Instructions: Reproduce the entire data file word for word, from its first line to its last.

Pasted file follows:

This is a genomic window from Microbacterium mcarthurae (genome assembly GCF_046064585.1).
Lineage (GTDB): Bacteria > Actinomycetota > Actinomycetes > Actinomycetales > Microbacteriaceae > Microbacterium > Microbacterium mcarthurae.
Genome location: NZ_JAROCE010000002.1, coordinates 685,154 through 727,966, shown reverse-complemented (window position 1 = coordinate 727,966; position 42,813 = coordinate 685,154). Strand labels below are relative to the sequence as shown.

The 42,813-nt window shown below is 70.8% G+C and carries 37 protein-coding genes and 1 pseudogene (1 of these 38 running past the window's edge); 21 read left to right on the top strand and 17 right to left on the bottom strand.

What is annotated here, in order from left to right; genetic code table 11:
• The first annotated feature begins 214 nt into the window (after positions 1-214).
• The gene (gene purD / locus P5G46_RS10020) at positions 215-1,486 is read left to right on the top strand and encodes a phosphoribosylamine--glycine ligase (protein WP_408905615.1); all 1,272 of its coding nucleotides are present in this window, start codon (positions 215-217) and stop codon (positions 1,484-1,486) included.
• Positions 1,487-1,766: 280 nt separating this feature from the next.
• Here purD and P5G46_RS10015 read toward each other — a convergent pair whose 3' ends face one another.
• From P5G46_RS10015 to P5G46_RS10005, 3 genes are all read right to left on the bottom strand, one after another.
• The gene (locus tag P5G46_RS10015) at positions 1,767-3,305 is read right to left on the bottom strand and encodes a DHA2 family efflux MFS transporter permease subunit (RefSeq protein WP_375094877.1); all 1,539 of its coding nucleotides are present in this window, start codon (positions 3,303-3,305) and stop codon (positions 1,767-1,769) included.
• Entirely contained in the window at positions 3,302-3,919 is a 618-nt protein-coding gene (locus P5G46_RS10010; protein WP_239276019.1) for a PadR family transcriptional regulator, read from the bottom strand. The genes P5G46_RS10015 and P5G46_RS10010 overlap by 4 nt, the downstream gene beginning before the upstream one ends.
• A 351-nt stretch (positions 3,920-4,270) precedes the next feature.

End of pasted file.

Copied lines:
This is a genomic window from Microbacterium mcarthurae (genome assembly GCF_046064585.1).
Lineage (GTDB): Bacteria > Actinomycetota > Actinomycetes > Actinomycetales > Microbacteriaceae > Microbacterium > Microbacterium mcarthurae.
Genome location: NZ_JAROCE010000002.1, coordinates 685,154 through 727,966, shown reverse-complemented (window position 1 = coordinate 727,966; position 42,813 = coordinate 685,154). Strand labels below are relative to the sequence as shown.

The 42,813-nt window shown below is 70.8% G+C and carries 37 protein-coding genes and 1 pseudogene (1 of these 38 running past the window's edge); 21 read left to right on the top strand and 17 right to left on the bottom strand.

What is annotated here, in order from left to right; genetic code table 11:
• The first annotated feature begins 214 nt into the window (after positions 1-214).
• The gene (gene purD / locus P5G46_RS10020) at positions 215-1,486 is read left to right on the top strand and encodes a phosphoribosylamine--glycine ligase (protein WP_408905615.1); all 1,272 of its coding nucleotides are present in this window, start codon (positions 215-217) and stop codon (positions 1,484-1,486) included.
• Positions 1,487-1,766: 280 nt separating this feature from the next.
• Here purD and P5G46_RS10015 read toward each other — a convergent pair whose 3' ends face one another.
• From P5G46_RS10015 to P5G46_RS10005, 3 genes are all read right to left on the bottom strand, one after another.
• The gene (locus tag P5G46_RS10015) at positions 1,767-3,305 is read right to left on the bottom strand and encodes a DHA2 family efflux MFS transporter permease subunit (RefSeq protein WP_375094877.1); all 1,539 of its coding nucleotides are present in this window, start codon (positions 3,303-3,305) and stop codon (positions 1,767-1,769) included.
• Entirely contained in the window at positions 3,302-3,919 is a 618-nt protein-coding gene (locus P5G46_RS10010; protein WP_239276019.1) for a PadR family transcriptional regulator, read from the bottom strand. The genes P5G46_RS10015 and P5G46_RS10010 overlap by 4 nt, the downstream gene beginning before the upstream one ends.
• A 351-nt stretch (positions 3,920-4,270) precedes the next feature.